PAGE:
Name: Albert Benjamin “Happy” Chandler
Born: July 14, 1898
Died: June 15, 1991
Previous Occupation: Politican
Inducted in Hall of Fame: 1982
Albert Benjamin "Happy" ChandlerMLB Commissioner 1945-1951
Profile: A.B. “Happy” Chandler was elected baseball’s second Commissioner on April 24, 1945 by a unanimous vote of the 16 club owners. His brief six year tenure encompassed some of the most significant developments in the game’s history.
Chandler was born on July 14, 1898, in Corydon, KY. He was captain of the Corydon High School baseball and basketball teams as a senior and graduated in 1917. He entered Transylvania College in Lexington, KY that same year. The ever-smiling Chandler earned his nickname as a member of the baseball and football teams there. After graduation in 1921, Chandler entered Harvard Law School. One year later, he transferred to Kentucky University Law School, where he received his degree in 1924. In 1931, he was elected Lieutenant Governor of Kentucky. He became governor in 1935 and four years later became Senator, serving until his election as Commissioner.
Following the death of Kenesaw Mountain Landis in November 1944, the major league club owners began searching for a replacement. Colonel John O. Gottlieb of the general staff of the War Department in Washington – a good friend of Chandler’s – was aware of Chandler’s interest in the commissionership and campaigned on his behalf. Although Chandler’s name was the last to be brought before the meeting of owners on April 24, 1945, he was elected unanimously. With World War II still in progress, he remained in the senate until October 29th of that year.
Chandler’s first year in office was marked by the decision of Brooklyn Dodgers’ general manager Branch Rickey to break baseball’s race barrier. Although all 15 other clubs disapproved, Chandler welcomed the idea, and in October 1945, the Dodgers signed Jackie Robinson to a 1946 contract with their Montreal farm team in the International League. In 1947, Robinson became the first black player to play Major League Baseball.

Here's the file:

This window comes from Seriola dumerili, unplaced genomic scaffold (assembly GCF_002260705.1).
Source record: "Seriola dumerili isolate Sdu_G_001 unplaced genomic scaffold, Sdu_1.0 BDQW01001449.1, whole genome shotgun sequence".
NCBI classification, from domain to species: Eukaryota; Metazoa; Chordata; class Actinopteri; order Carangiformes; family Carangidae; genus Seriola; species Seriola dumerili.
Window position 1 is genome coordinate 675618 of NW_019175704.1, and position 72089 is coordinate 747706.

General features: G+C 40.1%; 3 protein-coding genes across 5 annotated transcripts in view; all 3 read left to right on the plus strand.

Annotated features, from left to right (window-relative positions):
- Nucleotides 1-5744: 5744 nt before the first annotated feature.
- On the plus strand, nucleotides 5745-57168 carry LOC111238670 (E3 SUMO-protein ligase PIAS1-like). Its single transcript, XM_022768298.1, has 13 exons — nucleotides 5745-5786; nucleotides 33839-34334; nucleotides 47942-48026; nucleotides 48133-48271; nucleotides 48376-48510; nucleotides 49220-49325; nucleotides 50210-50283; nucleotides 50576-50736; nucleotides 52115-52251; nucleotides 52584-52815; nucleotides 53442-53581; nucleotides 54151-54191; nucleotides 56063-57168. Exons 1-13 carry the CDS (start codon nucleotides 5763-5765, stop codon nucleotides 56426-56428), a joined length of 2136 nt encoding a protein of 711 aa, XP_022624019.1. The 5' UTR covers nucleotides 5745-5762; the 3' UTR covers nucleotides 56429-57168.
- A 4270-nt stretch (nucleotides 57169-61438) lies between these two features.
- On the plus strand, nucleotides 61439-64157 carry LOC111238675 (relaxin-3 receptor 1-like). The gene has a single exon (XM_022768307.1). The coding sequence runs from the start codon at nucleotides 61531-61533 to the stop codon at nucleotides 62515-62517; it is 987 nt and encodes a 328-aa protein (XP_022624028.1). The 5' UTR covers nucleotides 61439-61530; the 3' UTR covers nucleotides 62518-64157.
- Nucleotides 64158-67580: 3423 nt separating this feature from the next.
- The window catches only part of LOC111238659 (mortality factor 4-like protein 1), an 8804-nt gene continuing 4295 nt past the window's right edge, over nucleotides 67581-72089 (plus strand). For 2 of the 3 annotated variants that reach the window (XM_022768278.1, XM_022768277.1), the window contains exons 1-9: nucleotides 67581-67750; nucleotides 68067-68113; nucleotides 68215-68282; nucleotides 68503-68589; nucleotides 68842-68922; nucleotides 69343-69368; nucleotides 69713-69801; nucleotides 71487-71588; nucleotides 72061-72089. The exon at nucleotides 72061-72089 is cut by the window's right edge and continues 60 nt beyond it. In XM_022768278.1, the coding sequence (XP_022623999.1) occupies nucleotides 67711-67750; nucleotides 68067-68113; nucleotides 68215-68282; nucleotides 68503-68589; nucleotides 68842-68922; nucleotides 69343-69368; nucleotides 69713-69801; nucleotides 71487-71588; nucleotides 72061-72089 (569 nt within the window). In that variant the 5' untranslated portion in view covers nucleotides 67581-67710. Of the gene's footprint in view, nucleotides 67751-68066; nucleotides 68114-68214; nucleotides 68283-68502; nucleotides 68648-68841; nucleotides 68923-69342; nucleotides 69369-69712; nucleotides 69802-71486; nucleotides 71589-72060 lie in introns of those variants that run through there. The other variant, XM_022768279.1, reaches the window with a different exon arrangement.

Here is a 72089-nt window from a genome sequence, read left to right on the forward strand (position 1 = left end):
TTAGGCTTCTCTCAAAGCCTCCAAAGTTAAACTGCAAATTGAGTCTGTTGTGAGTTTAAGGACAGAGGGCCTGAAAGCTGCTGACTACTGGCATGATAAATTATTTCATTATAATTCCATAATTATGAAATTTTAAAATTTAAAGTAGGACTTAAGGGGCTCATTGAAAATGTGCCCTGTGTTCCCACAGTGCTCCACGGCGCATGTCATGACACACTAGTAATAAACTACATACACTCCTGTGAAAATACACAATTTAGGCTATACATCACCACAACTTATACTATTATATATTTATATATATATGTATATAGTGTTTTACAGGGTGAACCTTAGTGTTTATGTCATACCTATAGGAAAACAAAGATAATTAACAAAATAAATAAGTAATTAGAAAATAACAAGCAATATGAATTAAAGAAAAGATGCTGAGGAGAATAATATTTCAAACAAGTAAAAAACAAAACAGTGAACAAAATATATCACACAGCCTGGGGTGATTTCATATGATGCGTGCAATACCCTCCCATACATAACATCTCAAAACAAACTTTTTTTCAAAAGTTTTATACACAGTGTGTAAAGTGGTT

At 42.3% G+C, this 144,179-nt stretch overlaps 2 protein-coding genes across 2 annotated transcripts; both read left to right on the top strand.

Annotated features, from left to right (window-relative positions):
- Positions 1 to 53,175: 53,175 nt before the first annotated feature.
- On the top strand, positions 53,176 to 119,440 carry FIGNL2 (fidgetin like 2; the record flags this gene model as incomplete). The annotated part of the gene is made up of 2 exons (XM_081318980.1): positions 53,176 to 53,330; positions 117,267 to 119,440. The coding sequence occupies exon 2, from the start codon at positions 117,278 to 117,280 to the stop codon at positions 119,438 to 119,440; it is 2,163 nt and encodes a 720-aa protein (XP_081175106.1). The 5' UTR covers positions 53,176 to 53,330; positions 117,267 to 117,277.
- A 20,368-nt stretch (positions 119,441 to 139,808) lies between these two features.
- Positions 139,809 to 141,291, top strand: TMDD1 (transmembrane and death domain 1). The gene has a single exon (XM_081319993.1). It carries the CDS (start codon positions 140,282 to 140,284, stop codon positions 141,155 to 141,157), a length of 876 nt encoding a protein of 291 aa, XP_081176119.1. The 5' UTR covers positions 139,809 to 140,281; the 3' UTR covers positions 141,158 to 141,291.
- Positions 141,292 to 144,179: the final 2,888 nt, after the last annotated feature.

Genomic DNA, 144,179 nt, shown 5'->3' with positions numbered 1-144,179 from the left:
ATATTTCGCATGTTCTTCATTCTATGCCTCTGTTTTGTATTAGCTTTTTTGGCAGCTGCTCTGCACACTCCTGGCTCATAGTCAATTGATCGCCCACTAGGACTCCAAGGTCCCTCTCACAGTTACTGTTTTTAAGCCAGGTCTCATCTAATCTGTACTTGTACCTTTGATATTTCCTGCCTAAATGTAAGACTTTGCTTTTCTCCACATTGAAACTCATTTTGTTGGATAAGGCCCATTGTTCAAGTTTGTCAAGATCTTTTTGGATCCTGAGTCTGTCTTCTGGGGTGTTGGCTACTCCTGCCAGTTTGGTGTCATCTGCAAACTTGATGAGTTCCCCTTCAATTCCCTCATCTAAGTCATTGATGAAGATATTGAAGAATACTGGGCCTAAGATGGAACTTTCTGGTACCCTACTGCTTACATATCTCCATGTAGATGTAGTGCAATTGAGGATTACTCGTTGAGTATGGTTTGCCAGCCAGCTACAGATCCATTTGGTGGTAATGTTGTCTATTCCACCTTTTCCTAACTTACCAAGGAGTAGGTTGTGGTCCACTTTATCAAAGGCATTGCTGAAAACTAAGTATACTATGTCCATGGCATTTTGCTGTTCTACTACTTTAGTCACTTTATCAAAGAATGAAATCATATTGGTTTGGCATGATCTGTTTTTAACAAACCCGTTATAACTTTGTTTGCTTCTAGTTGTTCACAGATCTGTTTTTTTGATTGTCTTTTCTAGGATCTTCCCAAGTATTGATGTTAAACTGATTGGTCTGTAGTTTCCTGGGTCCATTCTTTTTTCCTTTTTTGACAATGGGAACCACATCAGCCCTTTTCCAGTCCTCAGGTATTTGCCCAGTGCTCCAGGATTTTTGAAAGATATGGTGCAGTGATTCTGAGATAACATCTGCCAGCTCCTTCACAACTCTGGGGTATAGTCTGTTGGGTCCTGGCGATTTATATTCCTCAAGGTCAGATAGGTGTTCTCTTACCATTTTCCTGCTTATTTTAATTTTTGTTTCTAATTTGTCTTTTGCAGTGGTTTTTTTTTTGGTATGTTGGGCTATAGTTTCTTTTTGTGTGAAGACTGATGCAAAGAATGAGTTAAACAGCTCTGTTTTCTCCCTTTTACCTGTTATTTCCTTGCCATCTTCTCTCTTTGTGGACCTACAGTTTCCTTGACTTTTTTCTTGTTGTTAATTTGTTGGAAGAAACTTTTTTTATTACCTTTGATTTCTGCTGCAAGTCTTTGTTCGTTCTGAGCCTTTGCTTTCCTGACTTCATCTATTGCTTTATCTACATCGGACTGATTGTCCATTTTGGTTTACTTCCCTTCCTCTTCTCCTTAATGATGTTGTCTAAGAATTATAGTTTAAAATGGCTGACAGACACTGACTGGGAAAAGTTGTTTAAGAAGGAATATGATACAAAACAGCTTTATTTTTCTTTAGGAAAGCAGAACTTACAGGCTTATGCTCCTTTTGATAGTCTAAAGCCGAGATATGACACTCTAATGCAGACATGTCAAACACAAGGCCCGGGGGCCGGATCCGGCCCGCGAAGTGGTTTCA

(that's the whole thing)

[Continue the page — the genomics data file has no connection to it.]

Chandler’s second full year, 1947, was a stormy one. A feud had developed between New York Yankees President Larry MacPhail and Brooklyn Dodgers officials, including Rickey and manager Leo Durocher. MacPhail had signed Dodgers coaches Chuck Dressen and John Corriden as aides to newly hired Yankee manager Bucky Harris while they were still employed by the Dodgers. Durocher, on the other hand, had caused a furor by actively seeking the Yankee managerial position while still employed by the Dodgers. On April 9th, just six days before Opening Day, the Commissioner suspended Durocher for the entire season for “conduct detrimental to baseball,” regarding his association with gamblers. Chandler also suspended Dressen for 30 days and fined MacPhail and the Brooklyn club $2,000 each.
1947 also saw the creation of the players’ pension fund. Chandler used the money from a three year, $475,000 contract for radio rights to the World Series to establish the plan. In 1949, Chandler negotiated a seven year, $4,370,000 contract with the Gillette Safety Razor Company and the Mutual Broadcasting System for radio rights to the World Series, with the proceeds going directly into the pension fund. The next year, Chandler negotiated a six-year, $6,000,000 contract with the same two companies for television rights to the World Series and All-Star Game. This money also went directly into the player pension fund. Chandler resigned effective July 15, 1951 after owners refused to give Chandler another six year term.
After leaving the post of Commissioner Chandler returned to Kentucky, and served as President of West Virginia Fuel Corporation. He also belonged to the Boards of Directors of the Coastal States Life Insurance Company and Irving Air Chute Company, and served as president of International Baseball Congress. In 1955 Chandler returned to politics, and served another eight years as Governor of Kentucky.
In his later years Chandler remained deeply interested in politics and was especially close to Gov. Wallace Wilkinson who helped restore Chandler’s position on the University of Kentucky Board of Trustees, after he was removed for alleged racial slurs. In 1989, in collaboration with Vance H. Trimble, Chandler published his autobiography, Heroes, Plain Folks, and Skunks. Chandler died two years later a month short of his 93rd birthday.